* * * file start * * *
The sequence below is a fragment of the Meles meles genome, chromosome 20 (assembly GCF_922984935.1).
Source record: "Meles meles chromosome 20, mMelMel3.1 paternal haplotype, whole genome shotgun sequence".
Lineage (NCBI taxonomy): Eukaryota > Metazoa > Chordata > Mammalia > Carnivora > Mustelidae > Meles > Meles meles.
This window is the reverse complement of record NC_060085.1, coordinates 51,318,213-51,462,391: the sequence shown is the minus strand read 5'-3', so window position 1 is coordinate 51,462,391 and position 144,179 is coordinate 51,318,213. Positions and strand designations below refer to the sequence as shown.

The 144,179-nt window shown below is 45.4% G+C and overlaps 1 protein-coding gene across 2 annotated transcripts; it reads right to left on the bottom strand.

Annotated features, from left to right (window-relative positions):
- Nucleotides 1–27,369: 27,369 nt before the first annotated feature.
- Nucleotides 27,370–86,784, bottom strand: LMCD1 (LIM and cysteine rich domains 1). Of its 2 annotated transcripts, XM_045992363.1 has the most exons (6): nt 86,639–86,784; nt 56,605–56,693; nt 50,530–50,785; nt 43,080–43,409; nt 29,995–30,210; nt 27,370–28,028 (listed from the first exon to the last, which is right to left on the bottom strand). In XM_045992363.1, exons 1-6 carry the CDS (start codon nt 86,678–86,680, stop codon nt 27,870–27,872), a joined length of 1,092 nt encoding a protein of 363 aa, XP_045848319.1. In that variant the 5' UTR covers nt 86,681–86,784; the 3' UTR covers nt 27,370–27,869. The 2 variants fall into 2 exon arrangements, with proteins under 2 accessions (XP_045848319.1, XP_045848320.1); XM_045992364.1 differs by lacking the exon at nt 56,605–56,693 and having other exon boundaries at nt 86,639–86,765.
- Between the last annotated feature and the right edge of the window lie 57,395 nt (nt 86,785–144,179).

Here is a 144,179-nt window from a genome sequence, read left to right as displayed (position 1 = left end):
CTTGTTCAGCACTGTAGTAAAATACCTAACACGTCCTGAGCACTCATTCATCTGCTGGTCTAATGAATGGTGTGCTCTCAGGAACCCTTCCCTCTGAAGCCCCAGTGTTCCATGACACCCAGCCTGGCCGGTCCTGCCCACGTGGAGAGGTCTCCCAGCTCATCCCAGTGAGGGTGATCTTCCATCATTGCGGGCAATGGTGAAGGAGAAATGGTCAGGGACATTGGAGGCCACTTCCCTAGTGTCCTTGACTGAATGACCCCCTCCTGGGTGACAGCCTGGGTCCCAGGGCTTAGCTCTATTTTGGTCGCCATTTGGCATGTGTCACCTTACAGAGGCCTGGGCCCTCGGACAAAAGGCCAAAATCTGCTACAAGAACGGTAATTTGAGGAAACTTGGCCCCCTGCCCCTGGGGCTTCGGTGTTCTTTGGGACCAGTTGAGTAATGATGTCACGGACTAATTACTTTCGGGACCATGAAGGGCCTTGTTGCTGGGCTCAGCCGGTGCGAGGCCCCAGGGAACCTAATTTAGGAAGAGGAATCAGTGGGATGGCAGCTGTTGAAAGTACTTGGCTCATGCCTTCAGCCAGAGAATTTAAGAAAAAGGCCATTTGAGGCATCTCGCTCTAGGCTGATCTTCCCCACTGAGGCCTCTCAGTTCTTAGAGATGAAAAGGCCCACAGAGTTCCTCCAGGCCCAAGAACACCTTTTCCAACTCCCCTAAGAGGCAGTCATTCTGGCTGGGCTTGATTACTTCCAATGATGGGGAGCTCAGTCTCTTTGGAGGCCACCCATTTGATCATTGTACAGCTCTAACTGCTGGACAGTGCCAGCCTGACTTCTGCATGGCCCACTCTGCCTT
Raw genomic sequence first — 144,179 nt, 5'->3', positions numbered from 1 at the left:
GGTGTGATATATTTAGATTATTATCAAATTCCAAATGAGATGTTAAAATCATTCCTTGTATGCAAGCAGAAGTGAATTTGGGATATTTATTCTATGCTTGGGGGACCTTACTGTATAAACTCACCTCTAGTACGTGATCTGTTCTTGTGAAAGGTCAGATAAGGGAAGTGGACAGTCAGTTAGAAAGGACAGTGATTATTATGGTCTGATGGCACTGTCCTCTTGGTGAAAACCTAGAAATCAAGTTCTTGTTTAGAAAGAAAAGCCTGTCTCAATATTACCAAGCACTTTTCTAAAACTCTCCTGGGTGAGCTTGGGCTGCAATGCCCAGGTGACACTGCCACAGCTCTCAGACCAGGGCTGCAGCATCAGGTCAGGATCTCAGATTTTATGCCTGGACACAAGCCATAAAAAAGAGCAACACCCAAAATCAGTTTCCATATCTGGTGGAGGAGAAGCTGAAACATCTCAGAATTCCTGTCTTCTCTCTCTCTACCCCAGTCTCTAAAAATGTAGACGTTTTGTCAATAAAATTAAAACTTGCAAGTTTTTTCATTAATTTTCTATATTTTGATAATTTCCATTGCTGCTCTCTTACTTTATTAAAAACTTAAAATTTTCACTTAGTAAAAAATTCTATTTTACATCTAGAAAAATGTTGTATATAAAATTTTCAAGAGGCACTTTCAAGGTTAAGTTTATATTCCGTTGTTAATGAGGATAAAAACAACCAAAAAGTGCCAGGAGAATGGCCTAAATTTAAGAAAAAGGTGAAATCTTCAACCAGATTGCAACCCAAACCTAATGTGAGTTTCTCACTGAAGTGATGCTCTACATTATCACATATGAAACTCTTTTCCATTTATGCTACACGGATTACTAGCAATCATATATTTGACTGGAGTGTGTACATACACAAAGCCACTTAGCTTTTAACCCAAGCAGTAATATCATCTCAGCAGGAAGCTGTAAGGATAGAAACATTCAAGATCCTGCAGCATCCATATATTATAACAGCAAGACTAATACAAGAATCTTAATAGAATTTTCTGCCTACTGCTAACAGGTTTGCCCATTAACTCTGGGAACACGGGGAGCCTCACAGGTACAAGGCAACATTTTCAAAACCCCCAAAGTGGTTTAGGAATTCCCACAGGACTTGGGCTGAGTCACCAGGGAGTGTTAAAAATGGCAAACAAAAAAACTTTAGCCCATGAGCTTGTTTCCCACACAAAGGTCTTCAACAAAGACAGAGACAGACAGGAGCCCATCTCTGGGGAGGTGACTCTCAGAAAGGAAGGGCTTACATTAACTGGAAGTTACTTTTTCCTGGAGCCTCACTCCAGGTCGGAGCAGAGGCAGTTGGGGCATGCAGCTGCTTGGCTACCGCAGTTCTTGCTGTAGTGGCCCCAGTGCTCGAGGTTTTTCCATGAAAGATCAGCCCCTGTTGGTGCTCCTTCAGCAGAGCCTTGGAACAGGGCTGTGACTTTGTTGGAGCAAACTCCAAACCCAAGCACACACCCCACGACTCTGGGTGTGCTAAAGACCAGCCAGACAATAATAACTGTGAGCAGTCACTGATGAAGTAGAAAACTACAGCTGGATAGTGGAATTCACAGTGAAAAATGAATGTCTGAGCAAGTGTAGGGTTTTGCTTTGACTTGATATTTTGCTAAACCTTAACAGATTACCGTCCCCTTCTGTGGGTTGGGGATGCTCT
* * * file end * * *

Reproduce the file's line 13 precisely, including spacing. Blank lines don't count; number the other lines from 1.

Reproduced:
GGTGTGATATATTTAGATTATTATCAAATTCCAAATGAGATGTTAAAATCATTCCTTGTATGCAAGCAGAAGTGAATTTGGGATATTTATTCTATGCTTGGGGGACCTTACTGTATAAACTCACCTCTAGTACGTGATCTGTTCTTGTGAAAGGTCAGATAAGGGAAGTGGACAGTCAGTTAGAAAGGACAGTGATTATTATGGTCTGATGGCACTGTCCTCTTGGTGAAAACCTAGAAATCAAGTTCTTGTTTAGAAAGAAAAGCCTGTCTCAATATTACCAAGCACTTTTCTAAAACTCTCCTGGGTGAGCTTGGGCTGCAATGCCCAGGTGACACTGCCACAGCTCTCAGACCAGGGCTGCAGCATCAGGTCAGGATCTCAGATTTTATGCCTGGACACAAGCCATAAAAAAGAGCAACACCCAAAATCAGTTTCCATATCTGGTGGAGGAGAAGCTGAAACATCTCAGAATTCCTGTCTTCTCTCTCTCTACCCCAGTCTCTAAAAATGTAGACGTTTTGTCAATAAAATTAAAACTTGCAAGTTTTTTCATTAATTTTCTATATTTTGATAATTTCCATTGCTGCTCTCTTACTTTATTAAAAACTTAAAATTTTCACTTAGTAAAAAATTCTATTTTACATCTAGAAAAATGTTGTATATAAAATTTTCAAGAGGCACTTTCAAGGTTAAGTTTATATTCCGTTGTTAATGAGGATAAAAACAACCAAAAAGTGCCAGGAGAATGGCCTAAATTTAAGAAAAAGGTGAAATCTTCAACCAGATTGCAACCCAAACCTAATGTGAGTTTCTCACTGAAGTGATGCTCTACATTATCACATATGAAACTCTTTTCCATTTATGCTACACGGATTACTAGCAATCATATATTTGACTGGAGTGTGTACATACACAAAGCCACTTAGCTTTTAACCCAAGCAGTAATATCATCTCAGCAGGAAGCTGTAAGGATAGAAACATTCAAGATCCTGCAGCATCCATATATTATAACAGCAAGACTAATACAAGAATCTTAATAGAATTTTCTGCCTACTGCTAACAGGTTTGCCCATTAACTCTGGGAACACGGGGAGCCTCACAGGTACAAGGCAACATTTTCAAAACCCCCAAAGTGGTTTAGGAATTCCCACAGGACTTGGGCTGAGTCACCAGGGAGTGTTAAAAATGGCAAACAAAAAAACTTTAGCCCATGAGCTTGTTTCCCACACAAAGGTCTTCAACAAAGACAGAGACAGACAGGAGCCCATCTCTGGGGAGGTGACTCTCAGAAAGGAAGGGCTTACATTAACTGGAAGTTACTTTTTCCTGGAGCCTCACTCCAGGTCGGAGCAGAGGCAGTTGGGGCATGCAGCTGCTTGGCTACCGCAGTTCTTGCTGTAGTGGCCCCAGTGCTCGAGGTTTTTCCATGAAAGATCAGCCCCTGTTGGTGCTCCTTCAGCAGAGCCTTGGAACAGGGCTGTGACTTTGTTGGAGCAAACTCCAAACCCAAGCACACACCCCACGACTCTGGGTGTGCTAAAGACCAGCCAGACAATAATAACTGTGAGCAGTCACTGATGAAGTAGAAAACTACAGCTGGATAGTGGAATTCACAGTGAAAAATGAATGTCTGAGCAAGTGTAGGGTTTTGCTTTGACTTGATATTTTGCTAAACCTTAACAGATTACCGTCCCCTTCTGTGGGTTGGGGATGCTCT